Macromolecular Rapid Communications: The Future of Polymer Science

by | Jul 26, 2018

Macromolecular Rapid Communications highlights the work of young outstanding scientists in polymer science.

In days of great public concern about the threat of microplastics to terrestrial ecosystems, the future of synthetic polymers is questioned. Are synthetic polymers still compatible with our societal needs? Where should young researchers invest their scientific efforts? Towards what aim?

31 outstanding scientists in the first years of their independent academic career show us where polymer science is heading at.

Their work point at a key role played by synthetic polymers to develop new technologies for biomedical applications, and to address environmental issues, more efficient energy generation and storage, water purification, recyclability, and degradability.

So, the answer is yes, polymers do still answer to our societal needs and do have a bright future.

From the left: Yanming Sun, Ting Xu, and Richard Hoogenboom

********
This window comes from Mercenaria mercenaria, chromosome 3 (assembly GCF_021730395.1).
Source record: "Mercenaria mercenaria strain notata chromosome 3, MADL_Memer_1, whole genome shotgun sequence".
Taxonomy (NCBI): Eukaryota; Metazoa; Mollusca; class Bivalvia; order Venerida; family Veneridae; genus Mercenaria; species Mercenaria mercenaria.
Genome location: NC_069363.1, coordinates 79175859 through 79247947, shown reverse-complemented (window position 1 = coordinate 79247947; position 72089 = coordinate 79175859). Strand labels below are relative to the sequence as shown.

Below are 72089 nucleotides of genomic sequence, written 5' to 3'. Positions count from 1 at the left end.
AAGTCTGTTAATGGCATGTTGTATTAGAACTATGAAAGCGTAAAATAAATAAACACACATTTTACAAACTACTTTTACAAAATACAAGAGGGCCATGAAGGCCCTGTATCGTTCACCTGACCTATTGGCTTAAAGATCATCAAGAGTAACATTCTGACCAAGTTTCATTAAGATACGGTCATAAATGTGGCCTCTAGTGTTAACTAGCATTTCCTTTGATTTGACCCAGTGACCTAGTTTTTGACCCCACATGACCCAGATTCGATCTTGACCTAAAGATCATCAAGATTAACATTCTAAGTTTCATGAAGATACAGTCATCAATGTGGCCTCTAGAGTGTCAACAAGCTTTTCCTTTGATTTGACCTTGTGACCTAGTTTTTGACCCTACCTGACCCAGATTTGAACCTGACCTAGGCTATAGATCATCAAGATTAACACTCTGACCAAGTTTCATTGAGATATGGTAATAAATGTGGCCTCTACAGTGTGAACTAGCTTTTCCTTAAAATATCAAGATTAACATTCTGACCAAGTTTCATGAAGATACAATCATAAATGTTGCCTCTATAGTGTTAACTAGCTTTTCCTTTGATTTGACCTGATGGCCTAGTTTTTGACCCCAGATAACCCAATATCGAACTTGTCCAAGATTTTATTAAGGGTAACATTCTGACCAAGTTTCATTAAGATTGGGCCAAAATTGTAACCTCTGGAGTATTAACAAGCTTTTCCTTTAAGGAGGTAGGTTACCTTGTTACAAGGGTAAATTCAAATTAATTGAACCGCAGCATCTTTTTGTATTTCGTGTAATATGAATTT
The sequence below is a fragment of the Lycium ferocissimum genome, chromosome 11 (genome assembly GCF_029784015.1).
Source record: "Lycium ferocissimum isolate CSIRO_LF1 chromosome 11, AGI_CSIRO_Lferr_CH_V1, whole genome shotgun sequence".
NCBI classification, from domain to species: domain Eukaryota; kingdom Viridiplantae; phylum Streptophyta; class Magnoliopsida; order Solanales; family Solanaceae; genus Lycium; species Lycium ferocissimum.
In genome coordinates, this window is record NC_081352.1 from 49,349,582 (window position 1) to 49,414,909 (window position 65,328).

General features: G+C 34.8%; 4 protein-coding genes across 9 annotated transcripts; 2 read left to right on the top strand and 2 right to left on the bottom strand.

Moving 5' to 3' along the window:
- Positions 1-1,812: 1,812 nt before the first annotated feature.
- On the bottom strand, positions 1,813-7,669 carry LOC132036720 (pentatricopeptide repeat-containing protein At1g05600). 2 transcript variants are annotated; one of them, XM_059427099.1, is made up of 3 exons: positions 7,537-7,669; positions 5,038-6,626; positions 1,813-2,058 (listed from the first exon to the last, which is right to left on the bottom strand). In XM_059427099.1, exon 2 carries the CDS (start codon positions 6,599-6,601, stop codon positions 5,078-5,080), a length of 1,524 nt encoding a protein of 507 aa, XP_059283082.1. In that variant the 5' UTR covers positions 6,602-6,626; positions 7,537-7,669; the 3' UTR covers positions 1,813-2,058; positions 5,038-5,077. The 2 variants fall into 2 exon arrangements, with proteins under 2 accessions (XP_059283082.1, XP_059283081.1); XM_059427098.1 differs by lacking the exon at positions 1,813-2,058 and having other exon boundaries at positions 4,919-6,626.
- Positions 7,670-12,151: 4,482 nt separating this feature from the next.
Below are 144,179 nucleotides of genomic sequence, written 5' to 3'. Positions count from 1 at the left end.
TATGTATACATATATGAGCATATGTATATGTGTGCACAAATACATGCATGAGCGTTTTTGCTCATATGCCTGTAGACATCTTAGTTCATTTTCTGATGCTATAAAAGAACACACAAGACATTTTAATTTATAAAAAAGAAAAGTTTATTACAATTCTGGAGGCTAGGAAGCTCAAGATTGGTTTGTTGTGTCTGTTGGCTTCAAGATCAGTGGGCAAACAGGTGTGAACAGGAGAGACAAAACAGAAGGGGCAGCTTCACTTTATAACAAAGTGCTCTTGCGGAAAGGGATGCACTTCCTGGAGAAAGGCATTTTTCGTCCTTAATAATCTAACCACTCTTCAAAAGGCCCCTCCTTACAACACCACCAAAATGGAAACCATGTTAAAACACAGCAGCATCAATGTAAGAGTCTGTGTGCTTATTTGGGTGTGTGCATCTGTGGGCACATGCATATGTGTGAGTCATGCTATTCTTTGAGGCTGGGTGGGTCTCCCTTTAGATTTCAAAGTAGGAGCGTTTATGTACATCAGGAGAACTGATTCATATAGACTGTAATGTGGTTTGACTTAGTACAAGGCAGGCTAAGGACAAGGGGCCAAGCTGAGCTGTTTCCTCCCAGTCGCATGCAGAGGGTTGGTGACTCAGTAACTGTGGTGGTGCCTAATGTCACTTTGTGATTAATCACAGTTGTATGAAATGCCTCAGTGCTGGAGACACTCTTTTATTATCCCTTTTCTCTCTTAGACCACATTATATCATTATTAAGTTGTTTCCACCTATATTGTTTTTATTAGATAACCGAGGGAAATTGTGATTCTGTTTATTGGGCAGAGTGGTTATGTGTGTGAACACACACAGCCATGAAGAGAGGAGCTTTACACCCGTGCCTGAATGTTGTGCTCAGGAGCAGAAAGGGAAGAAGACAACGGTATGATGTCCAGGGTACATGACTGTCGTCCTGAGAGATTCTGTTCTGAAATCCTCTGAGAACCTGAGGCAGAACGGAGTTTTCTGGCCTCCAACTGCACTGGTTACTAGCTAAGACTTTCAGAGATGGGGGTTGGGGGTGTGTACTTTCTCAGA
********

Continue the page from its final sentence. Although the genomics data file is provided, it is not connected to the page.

Prof. Richard Hoogenboom (Ghent University), Dr. Yanming Sun (Beihang University, Beijing) and Prof. Ting Xu (University of California, Berkeley) did an amazing job in compiling the current issue of Macromolecular Rapid Communications. They had the difficult task of selecting only few among many brilliant polymer scientists from all over the world.


We hope the contributions of these 31 scientists and their teams will be inspiring to many students and young researchers approaching the fascinating world of polymer science and wish them new, brilliant ideas.

Enjoy the reading.


Selected contributions can be accessed for FREE until January 31, 2019:

Indaceno‐Based Conjugated Polymers for Polymer Solar Cells by Yuli Yin, Yong Zhang,* Liancheng Zhao

Quasi‐3D‐Structured Interfaces by Polymer Brushes by Edmondo M. Benetti

Efficient Charge Transport in Disordered Conjugated Polymer Microstructures by Rodrigo Noriega

Red and Near‐Infrared Light‐Cleavable Polymers by Xiaolong Zeng, Xuechang Zhou,* Si Wu*

Design and Synthesis of a Novel n‐Type Polymer Based on Asymmetric Rylene Diimide for the Application in All‐Polymer Solar Cells by Jing Yang, Fan Chen, Huijuan Ran, Jian‐Yong Hu, Bo Xiao, Ailing Tang,* Xiaochen Wang, Erjun Zhou*

Dual‐Crosslink Physical Hydrogels with High Toughness Based on Synergistic Hydrogen Bonding and Hydrophobic Interactions by Xiaohua Chang, Yuhui Geng, Heqing Cao, Jian Zhou, Ye Tian, Guorong Shan, Yongzhong Bao, Zi Liang Wu,* Pengju Pan*

Access HERE the complete issue.


Related Macromolecular journals issues dedicated to young outstanding scientists:

Young Talents in Polymer Science

Young Talents in Polymer Science – Part 2

Polymer Science: The Next Generation

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